Market Risk and Efficiency

Lessons From Financial Economics

Topics - Market Risk and Efficiency

${ numberSection } ${ text }
Lessons From Financial Economics

In Basic v. Levinson the Supreme Court adopted the fraud-on-the-market theory for securities that trade in efficient markets. The Court in its holding relied in part on the research findings of financial economists who have shown that in a wide variety of situations securities prices react very quickly to the release of new information. Unfortunately, by entertaining questions of efficiency, the Court overcomplicated its inquiry.

There is disagreement among financial economists about the meaning of efficiency, how to test for it and what the results of these tests mean. It is simply too complex to determine in a securities fraud case whether the presumption of reliance on the integrity of the market price is justified on the basis of the existence of an efficient market. Fortunately, this inquiry is also unnecessary.

We have argued that courts need not consider whether a security trades in an efficient or inefficient market; rather, courts should examine whether a misstatement caused a security to trade at an artificially high or low price. The inquiry devolves then into whether and how rapidly the market responded to the alleged misstatement. Financial economists can answer this question.

As a result, courts may avoid the almost impossible task of identifying efficiency and concentrate instead on the relatively simple task of determining the stock return associated with a misstatement and whether it is statistically significant. If so, the court should conclude that the misstatement distorted the market price — that it was material — and presume reliance.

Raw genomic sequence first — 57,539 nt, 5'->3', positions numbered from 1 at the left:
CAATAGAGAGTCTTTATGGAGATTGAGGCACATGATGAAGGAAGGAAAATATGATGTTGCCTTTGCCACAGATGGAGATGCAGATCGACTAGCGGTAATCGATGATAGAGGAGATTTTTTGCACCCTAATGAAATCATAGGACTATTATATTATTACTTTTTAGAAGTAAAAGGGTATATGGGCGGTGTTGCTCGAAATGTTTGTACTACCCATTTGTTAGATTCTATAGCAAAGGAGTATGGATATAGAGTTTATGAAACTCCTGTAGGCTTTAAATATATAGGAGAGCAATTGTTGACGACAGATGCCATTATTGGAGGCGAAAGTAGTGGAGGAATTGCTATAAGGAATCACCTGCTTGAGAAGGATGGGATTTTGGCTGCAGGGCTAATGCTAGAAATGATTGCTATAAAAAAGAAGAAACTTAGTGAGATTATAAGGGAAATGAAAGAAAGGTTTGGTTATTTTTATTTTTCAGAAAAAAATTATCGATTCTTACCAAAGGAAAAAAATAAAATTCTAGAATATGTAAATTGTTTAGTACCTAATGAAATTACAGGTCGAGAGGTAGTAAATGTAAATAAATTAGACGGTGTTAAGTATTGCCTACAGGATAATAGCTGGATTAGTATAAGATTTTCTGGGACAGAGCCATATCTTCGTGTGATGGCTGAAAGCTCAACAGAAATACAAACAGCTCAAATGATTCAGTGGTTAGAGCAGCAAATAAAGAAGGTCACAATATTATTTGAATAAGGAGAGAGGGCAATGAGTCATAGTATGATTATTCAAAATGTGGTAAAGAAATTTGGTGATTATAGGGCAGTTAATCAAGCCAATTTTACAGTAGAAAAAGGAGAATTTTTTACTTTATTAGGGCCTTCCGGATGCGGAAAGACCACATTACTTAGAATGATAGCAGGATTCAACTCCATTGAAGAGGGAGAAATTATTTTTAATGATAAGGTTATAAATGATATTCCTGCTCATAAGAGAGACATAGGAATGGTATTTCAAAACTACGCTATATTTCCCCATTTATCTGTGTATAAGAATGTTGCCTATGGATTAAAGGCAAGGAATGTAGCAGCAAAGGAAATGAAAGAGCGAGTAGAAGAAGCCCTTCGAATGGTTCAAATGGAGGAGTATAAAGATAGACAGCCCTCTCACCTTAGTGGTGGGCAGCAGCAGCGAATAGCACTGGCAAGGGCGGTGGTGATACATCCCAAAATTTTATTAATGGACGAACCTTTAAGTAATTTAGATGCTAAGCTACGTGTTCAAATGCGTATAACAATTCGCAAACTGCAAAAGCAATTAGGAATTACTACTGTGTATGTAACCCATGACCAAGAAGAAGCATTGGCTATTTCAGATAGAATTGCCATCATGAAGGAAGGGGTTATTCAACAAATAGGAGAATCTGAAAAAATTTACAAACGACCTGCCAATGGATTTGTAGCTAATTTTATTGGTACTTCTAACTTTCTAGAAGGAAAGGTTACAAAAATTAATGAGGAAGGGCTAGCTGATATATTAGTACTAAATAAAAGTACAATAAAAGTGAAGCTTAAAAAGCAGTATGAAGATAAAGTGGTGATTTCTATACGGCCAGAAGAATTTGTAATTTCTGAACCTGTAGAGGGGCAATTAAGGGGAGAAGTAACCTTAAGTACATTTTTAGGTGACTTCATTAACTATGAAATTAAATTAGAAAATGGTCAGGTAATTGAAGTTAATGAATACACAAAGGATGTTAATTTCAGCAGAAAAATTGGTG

Published in

Virginia Law Review

AQR Capital Management, LLC, (“AQR”) provide links to third-party websites only as a convenience, and the inclusion of such links does not imply any endorsement, approval, investigation, verification or monitoring by us of any content or information contained within or accessible from the linked sites. If you choose to visit the linked sites, you do so at your own risk, and you will be subject to such sites' terms of use and privacy policies, over which has no control. In no event will AQR be responsible for any information or content within the linked sites or your use of the linked sites.

The information contained herein is only as current as of the date indicated, and may be superseded by subsequent market events or for other reasons. The views and opinions expressed herein are those of the author and do not necessarily reflect the views of AQR Capital Management, LLC, its affiliates or its employees. This information is not intended to, and does not relate specifically to any investment strategy or product that AQR offers. It is being provided merely to provide a framework to assist in the implementation of an investor’s own analysis and an investor’s own view on the topic discussed herein. Past performance is not a guarantee of future results.


Hypothetical performance results have many inherent limitations, some of which, but not all, are described herein. The hypothetical performance shown was derived from the retroactive application of a model developed with the benefit of hindsight.  Hypothetical performance results are presented for illustrative purposes only.


Diversification does not eliminate the risk of experiencing investment loss.


Certain publications may have been written prior to the author being an employee of AQR.

This material is intended for informational purposes only and should not be construed as legal or tax advice, nor is it intended to replace the advice of a qualified attorney or tax advisor.


AQR Capital Management is a global investment management firm, which may or may not apply similar investment techniques or methods of analysis as described herein. The views expressed here are those of the authors and not necessarily those of AQR.